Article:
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When a prosecutor in South Carolina charges you with a crime, you have a few options for how to plea beyond guilty or not guilty. You may wish to plea no contest or use the Alford plea defense when you feel the prosecution doesn’t have enough proof and you don’t want to admit guilt. You might also consider one of these pleas when you are truly innocent of the charges against you.

This blog explains no contest and Alford pleas in more detail. Criminal defense attorney Sara Turner will advise you on which plea would benefit you the most while also arguing for the court to drop or reduce charges against you.

The Pros and Cons of Using an Alternative Plea in Court

When you plead no contest, also known as nolo contendere, it means you are not admitting guilt but accept the legal consequences of a guilty plea. Using the Alford plea means that you plead guilty but maintain that you are innocent of the charges. The result of using either plea is a criminal conviction. Below are some benefits of pleading no contest or using the Alford plea for you to consider as you contemplate your options.

  • You can avoid incurring additional legal fees because your case does not go to court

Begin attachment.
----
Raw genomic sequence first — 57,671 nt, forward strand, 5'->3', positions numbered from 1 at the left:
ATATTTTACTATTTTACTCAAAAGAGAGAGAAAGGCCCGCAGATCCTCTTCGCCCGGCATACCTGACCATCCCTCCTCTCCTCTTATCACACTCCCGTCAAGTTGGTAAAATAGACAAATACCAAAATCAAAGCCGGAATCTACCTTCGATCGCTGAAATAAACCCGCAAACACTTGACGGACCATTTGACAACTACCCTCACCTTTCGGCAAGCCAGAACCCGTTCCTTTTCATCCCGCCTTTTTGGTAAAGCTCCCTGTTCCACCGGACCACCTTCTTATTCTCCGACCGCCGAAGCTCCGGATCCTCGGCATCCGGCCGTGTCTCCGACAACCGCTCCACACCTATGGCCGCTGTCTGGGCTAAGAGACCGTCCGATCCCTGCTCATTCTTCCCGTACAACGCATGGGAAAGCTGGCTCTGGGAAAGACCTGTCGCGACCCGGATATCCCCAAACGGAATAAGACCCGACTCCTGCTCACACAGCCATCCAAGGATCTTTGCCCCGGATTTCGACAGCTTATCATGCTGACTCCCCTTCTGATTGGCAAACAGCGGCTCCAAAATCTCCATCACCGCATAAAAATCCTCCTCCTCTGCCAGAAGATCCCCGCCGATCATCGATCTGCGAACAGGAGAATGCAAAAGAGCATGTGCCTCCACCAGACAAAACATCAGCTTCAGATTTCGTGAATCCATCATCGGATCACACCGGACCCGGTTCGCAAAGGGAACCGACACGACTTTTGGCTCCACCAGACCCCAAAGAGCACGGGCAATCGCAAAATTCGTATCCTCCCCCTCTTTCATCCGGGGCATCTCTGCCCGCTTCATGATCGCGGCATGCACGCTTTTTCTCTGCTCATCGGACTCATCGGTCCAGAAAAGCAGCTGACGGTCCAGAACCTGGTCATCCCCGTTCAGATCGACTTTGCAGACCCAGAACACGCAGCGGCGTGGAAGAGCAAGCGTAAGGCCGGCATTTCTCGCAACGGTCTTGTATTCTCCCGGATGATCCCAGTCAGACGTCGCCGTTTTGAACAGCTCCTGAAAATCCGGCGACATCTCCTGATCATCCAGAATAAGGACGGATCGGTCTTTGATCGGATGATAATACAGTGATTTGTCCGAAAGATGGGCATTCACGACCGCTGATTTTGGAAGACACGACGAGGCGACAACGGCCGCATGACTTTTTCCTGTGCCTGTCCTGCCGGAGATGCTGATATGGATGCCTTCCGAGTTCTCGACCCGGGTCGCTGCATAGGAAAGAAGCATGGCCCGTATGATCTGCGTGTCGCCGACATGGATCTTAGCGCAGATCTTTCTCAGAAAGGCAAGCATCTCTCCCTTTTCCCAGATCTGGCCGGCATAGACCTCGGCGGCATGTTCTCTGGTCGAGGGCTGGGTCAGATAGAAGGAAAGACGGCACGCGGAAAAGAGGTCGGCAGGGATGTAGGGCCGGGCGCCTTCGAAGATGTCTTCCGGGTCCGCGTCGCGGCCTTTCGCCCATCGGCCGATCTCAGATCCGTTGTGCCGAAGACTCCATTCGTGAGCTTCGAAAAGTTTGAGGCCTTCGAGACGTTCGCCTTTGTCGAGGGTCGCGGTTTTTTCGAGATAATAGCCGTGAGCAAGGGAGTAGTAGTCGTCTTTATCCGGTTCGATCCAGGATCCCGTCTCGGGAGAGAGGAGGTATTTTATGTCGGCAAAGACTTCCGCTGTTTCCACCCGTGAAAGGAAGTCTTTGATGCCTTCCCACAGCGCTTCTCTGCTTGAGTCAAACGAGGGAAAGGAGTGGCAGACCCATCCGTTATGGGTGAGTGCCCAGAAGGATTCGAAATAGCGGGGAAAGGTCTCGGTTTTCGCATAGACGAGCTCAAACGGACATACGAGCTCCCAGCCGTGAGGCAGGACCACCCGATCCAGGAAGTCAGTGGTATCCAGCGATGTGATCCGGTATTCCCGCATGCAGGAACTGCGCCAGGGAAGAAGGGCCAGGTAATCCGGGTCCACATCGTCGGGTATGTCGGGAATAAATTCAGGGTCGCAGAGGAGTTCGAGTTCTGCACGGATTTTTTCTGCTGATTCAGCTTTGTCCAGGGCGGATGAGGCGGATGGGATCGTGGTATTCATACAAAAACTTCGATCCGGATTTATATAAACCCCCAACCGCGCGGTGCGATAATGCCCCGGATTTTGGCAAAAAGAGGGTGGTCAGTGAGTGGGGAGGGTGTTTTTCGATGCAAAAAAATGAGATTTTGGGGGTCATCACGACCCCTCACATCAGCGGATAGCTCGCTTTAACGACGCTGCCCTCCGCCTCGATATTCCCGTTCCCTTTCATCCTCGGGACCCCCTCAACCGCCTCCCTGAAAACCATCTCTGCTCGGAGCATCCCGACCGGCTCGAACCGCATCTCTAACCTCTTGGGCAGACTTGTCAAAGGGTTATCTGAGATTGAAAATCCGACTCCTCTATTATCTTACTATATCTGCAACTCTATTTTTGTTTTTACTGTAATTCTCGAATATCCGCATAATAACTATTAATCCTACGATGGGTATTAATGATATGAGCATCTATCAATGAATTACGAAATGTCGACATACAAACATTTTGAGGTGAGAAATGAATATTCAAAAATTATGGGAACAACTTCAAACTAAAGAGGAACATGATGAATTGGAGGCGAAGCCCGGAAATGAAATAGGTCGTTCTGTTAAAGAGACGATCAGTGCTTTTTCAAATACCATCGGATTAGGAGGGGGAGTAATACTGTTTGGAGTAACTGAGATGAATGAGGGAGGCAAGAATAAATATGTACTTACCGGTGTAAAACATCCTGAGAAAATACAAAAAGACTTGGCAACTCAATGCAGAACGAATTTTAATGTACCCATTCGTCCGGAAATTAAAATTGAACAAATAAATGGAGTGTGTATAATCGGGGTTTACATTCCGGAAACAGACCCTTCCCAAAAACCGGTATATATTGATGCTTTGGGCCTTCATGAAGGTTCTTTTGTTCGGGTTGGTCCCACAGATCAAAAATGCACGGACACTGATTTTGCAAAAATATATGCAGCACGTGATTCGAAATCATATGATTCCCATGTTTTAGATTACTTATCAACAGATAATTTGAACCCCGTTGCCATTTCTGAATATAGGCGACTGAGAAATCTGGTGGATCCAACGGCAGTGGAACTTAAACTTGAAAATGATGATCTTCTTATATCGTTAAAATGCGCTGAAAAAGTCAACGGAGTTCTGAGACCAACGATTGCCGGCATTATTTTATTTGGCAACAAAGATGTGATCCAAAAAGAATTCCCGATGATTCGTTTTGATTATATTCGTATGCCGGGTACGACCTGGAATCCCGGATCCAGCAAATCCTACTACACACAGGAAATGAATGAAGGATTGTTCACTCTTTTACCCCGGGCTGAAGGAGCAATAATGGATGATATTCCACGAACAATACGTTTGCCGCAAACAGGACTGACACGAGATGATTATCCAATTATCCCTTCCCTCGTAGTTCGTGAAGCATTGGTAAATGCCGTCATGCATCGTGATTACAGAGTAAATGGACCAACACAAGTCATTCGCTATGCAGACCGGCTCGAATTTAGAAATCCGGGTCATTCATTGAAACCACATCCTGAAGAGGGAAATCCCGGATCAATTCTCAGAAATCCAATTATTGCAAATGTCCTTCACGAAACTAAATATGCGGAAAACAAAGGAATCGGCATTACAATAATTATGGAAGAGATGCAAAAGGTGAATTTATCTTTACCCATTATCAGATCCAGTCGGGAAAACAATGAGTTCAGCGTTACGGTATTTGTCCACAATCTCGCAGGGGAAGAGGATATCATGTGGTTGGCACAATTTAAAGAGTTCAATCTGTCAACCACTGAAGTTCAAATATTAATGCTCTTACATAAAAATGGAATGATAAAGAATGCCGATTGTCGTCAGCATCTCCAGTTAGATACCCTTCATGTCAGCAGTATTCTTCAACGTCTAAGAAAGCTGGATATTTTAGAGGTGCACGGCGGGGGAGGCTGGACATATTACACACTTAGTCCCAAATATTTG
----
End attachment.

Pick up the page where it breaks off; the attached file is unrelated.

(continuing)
• If charged for another crime, the prosecutor cannot use either of these pleas against you. The prosecution also cannot use a no contest or Alford plea against you for other charges in your current case.
  • The jury may convict you of lesser charges and the judge may reduce your legal punishment by using one of these pleas. You stand a greater likelihood of lesser consequences by pleading no contest or using the Alford plea than you would be pleading not guilty and having a jury later pronounce you as guilty.

You also need to consider the potential drawbacks of taking one of these actions. The judge retains sole sentencing power, and you risk facing legal consequences even when innocent. The main purpose of pleading no content or using the Alford plea is to avoid a civil suit where the victim of the crime could sue you. However, state and federal laws do not allow you to use either plea for that sole reason. You cannot deny your guilt publicly but accept punishment privately by pleading no contest or using the Alford plea.

Consequences of These Pleas Could Reach Beyond the Legal System

When you apply for a job, keep in mind that using the no contest or Alford plea is equal to a conviction. That means you must answer yes if the employer asks if you have a criminal conviction on your record. However, you can legitimately answer no if the employer asks if you have ever pled guilty to a crime.

Be sure to read the wording carefully on any type of application, whether it’s for a job, apartment, or bank account. While you must answer truthfully, you are under no obligation to admit guilt in any criminal charge if you pled no contest or invoked the Alford plea. You should prepare yourself for the possibility that anyone requesting a background check on you will discover the plea as it is a matter of public record.

Request an Initial Consultation with The Law Office of Sara A. Turner

Sara Turner understands this is a stressful time in your life and is available to help. Please contact her law office in Charleston, South Carolina today to schedule a time to meet.


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